‘Coffee’ derives from the Ottoman Turkish ‘Kahve’ and possibly the Italian ‘Caffe’ which in turn derives from the Arabic ‘Qahwah’ or ‘Quwwa’ meaning ‘power’ and ‘energy’.
The two most common sources of coffee beans are from the Coffea arabica and the ‘robusta’ form of Coffea canephora.
Coffee is slightly acidic as its pH is 5.0-5.1 sand it gives us a stimulating effect when we drink it due to the caffeine content.
After research, it has been found that moderate coffee consumption is only mildly beneficial to our health, but the diterpenes may increase the risk of heart disease.

Coffee cultivation began in Abyssinia,the earliest evidence of coffee drinking appeared in the 15ht century in the Sufi shrines of Yemen.In the Horn of Africa and Yemen, coffee was used in local religious ceremonies,conflicted with the beliefs of the christian and ethipian churches.

According to legend, ancestors of the Oromo people were the first to discover to energising effect of coffee.
This lead to the story of Kaldi, an Ethiopian goatherd who found his goats became highly exited after eating these beans.So this lead to these beans being used to stimulate animals.
The story of how coffee was found to be a good beverage is rather interesting.
Apparently,Sheikh Omar was once exhaled from Yemen to a desert cave near Ousab, where he began to starve.So he chewed on some berries from a nearby shrubbery but found them to be bitter, so he attempted to roast them on a fire to improve the flavour, which made them too hard, so he boiled them so that they would soften, which then lead to him creating a brown liquid substance which was fragrant.Upon drinking it he found himself revitalised and sustained for days.Which gave these seeds the title of the ‘Miracle drug’, so when he returned to Yemen, he was made a saint.This lead to it being introduced into the Arab world through Yemen.
During the spread of Coffee around the globe, the efforts of the British East India Company, coffee was made popular in England which inspired thee Queens lane coffee house in Oxford, established in 1654.

Due to research and medical testing, the only evidence that coffee gives you heath benefits is that a research was ran studying the lifespan or those who drink coffee and those who did not, proving theta those who drank coffee lived longer. This only applied through drinking healthy amounts of coffee though and not drinking too much as the death rate is high on people that drink too much coffee.However, lots more research is being done so that it can be proven that this is merely coincidence that these people live longer due to the proven facts that coffee leads to  potentially harmful effects upon consumption.
However, there few studies suggesting that coffee can help the risks of many medical conditions due to its anti-oxidants.

In 1996, drinking coffee was negatively associated with the risk of developing clinical depression.Apparently this is due to the fact coffee drastically alters your energy levels, to recreate a bipolar effect.You will be energetic for a short time and then all your levels will drop until your next coffee.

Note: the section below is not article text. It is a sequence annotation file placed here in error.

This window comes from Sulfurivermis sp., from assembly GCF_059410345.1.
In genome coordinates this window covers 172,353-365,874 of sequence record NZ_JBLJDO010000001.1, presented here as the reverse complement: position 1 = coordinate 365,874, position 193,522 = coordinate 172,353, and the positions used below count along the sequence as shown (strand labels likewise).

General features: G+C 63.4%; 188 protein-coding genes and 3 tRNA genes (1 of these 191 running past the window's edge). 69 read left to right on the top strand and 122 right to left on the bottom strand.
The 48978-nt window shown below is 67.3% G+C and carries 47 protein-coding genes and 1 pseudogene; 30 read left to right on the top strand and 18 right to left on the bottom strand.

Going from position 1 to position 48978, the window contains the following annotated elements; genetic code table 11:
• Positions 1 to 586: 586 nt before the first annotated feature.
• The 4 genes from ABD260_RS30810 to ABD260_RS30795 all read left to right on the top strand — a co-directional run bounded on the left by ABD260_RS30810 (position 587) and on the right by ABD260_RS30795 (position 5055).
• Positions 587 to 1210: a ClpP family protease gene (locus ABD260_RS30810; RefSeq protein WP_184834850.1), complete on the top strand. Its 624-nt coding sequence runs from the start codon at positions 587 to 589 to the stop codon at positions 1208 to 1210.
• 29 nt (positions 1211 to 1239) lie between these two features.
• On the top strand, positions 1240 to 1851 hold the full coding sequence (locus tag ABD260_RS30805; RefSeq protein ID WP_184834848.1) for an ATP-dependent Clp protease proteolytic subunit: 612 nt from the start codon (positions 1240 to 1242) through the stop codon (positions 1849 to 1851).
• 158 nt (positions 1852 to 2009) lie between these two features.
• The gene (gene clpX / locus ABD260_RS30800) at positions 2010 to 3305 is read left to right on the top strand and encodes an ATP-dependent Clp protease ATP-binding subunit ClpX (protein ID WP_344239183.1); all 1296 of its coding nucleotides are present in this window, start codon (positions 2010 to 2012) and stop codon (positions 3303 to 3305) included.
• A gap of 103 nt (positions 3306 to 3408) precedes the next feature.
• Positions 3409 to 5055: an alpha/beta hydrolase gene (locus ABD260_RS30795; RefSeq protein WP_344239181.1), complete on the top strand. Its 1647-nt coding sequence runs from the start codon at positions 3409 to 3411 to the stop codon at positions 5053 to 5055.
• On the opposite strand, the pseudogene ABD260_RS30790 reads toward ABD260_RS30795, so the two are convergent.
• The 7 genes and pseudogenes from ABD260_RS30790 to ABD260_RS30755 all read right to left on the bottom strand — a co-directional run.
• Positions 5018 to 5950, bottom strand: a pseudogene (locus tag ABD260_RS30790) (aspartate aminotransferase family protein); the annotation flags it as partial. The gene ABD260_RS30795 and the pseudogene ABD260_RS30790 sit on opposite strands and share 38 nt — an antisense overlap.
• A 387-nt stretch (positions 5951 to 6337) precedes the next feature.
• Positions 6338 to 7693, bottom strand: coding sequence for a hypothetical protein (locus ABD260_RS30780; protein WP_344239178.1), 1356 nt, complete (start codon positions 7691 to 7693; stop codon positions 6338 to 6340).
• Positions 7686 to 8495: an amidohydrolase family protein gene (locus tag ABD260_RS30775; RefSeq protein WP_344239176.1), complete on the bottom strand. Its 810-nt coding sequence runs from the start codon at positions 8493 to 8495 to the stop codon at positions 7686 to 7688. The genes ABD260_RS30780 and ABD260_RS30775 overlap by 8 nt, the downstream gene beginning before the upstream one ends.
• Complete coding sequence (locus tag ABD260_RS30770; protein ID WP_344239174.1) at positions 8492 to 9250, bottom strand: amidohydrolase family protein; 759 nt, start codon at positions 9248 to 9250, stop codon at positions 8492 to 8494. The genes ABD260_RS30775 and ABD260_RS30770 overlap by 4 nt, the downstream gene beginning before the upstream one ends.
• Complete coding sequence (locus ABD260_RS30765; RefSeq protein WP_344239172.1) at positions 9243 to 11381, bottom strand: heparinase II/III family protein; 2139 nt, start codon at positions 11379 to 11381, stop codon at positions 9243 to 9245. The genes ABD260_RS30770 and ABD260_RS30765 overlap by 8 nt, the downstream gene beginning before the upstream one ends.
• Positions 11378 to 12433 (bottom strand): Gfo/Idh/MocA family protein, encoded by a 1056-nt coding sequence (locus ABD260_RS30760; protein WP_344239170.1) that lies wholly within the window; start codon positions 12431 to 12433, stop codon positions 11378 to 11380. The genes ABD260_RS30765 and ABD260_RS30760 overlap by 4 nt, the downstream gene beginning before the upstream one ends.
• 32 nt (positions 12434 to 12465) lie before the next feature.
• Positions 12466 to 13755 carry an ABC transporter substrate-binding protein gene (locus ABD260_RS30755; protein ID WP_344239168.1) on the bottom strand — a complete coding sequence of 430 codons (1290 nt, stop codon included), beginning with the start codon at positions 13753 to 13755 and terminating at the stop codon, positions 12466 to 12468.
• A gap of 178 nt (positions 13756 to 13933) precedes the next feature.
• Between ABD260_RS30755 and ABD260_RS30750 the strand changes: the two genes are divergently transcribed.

The fact that this was actually referred to as a drug aids in the comparison between coffee and drugs and the fact they are both addictive, and both act by stimulating your body for a short time before you experience what is known as a ‘come down’ which is basically a hangover, just not from alcohol(Coffee may not do this so drastically, but it still happens subtly).This is the after effects of drug use,which usually leaves people wanting to sleep and cry.Is it any coincidence that this is also symptoms of depression?

Conclusion to my research:

I’ve found that researching into tea and coffee has helped my work a lot as now i have found a difference between the people which drink tea and the people which drink coffee.
The people who drink coffee will be more active people, drinking coffee for the stimulant side that the caffeine provides and will either not be aware or not bothered of the heath issues coffee could do to their bodies,whereas the people who drink tea will be more calm and relaxed due to the relaxing ingredients in tea and will also be more aware of their health and in control of their bodies due to the many benefits on your health of drinking tea.
This means that when i am in a coffee house i can compare the variety of people and their drinks and hopefully translate the visible differences between the two and how they both live companied to one another.
For example, if everybody in my images of a cafe are drinking coffee, this shows that the tea drinkers are probably relaxing in the comfort of their own home instead of in a loud noisy coffee shop.

There’s many articles online which also argue this point, such as

Personally, i love the facts this person has provided,i’m not saying i am biased to tea, but it sure is making me.

1 comment
  1. Ash, some excellent, in-depth research here. I hope you can continue to use research in this way to help inform your photography!